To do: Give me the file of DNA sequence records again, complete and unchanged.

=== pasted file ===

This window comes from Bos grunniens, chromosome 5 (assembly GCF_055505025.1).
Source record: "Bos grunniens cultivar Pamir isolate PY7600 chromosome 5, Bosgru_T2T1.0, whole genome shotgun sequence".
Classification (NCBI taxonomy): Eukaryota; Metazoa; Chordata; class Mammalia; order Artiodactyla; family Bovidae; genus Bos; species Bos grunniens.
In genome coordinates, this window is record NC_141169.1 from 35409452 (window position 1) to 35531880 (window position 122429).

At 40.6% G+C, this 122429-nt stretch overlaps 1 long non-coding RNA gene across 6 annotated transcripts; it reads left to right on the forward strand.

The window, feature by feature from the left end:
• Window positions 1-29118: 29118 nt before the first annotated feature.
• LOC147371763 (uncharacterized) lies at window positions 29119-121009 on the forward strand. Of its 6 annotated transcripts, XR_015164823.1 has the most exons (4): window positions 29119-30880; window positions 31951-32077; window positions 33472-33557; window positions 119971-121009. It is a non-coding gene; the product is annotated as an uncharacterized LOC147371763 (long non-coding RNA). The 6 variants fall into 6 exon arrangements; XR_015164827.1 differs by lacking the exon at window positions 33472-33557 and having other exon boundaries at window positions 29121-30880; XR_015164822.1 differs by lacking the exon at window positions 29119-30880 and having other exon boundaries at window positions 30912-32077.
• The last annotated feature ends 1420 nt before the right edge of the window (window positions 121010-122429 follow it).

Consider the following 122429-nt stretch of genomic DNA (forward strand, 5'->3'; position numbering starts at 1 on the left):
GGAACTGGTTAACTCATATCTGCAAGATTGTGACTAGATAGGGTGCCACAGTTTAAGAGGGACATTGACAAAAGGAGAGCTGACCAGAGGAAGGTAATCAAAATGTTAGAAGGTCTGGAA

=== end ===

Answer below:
This window comes from Bos grunniens, chromosome 5 (assembly GCF_055505025.1).
Source record: "Bos grunniens cultivar Pamir isolate PY7600 chromosome 5, Bosgru_T2T1.0, whole genome shotgun sequence".
Classification (NCBI taxonomy): Eukaryota; Metazoa; Chordata; class Mammalia; order Artiodactyla; family Bovidae; genus Bos; species Bos grunniens.
In genome coordinates, this window is record NC_141169.1 from 35409452 (window position 1) to 35531880 (window position 122429).

At 40.6% G+C, this 122429-nt stretch overlaps 1 long non-coding RNA gene across 6 annotated transcripts; it reads left to right on the forward strand.

The window, feature by feature from the left end:
• Window positions 1-29118: 29118 nt before the first annotated feature.
• LOC147371763 (uncharacterized) lies at window positions 29119-121009 on the forward strand. Of its 6 annotated transcripts, XR_015164823.1 has the most exons (4): window positions 29119-30880; window positions 31951-32077; window positions 33472-33557; window positions 119971-121009. It is a non-coding gene; the product is annotated as an uncharacterized LOC147371763 (long non-coding RNA). The 6 variants fall into 6 exon arrangements; XR_015164827.1 differs by lacking the exon at window positions 33472-33557 and having other exon boundaries at window positions 29121-30880; XR_015164822.1 differs by lacking the exon at window positions 29119-30880 and having other exon boundaries at window positions 30912-32077.
• The last annotated feature ends 1420 nt before the right edge of the window (window positions 121010-122429 follow it).

Consider the following 122429-nt stretch of genomic DNA (forward strand, 5'->3'; position numbering starts at 1 on the left):
GGAACTGGTTAACTCATATCTGCAAGATTGTGACTAGATAGGGTGCCACAGTTTAAGAGGGACATTGACAAAAGGAGAGCTGACCAGAGGAAGGTAATCAAAATGTTAGAAGGTCTGGAA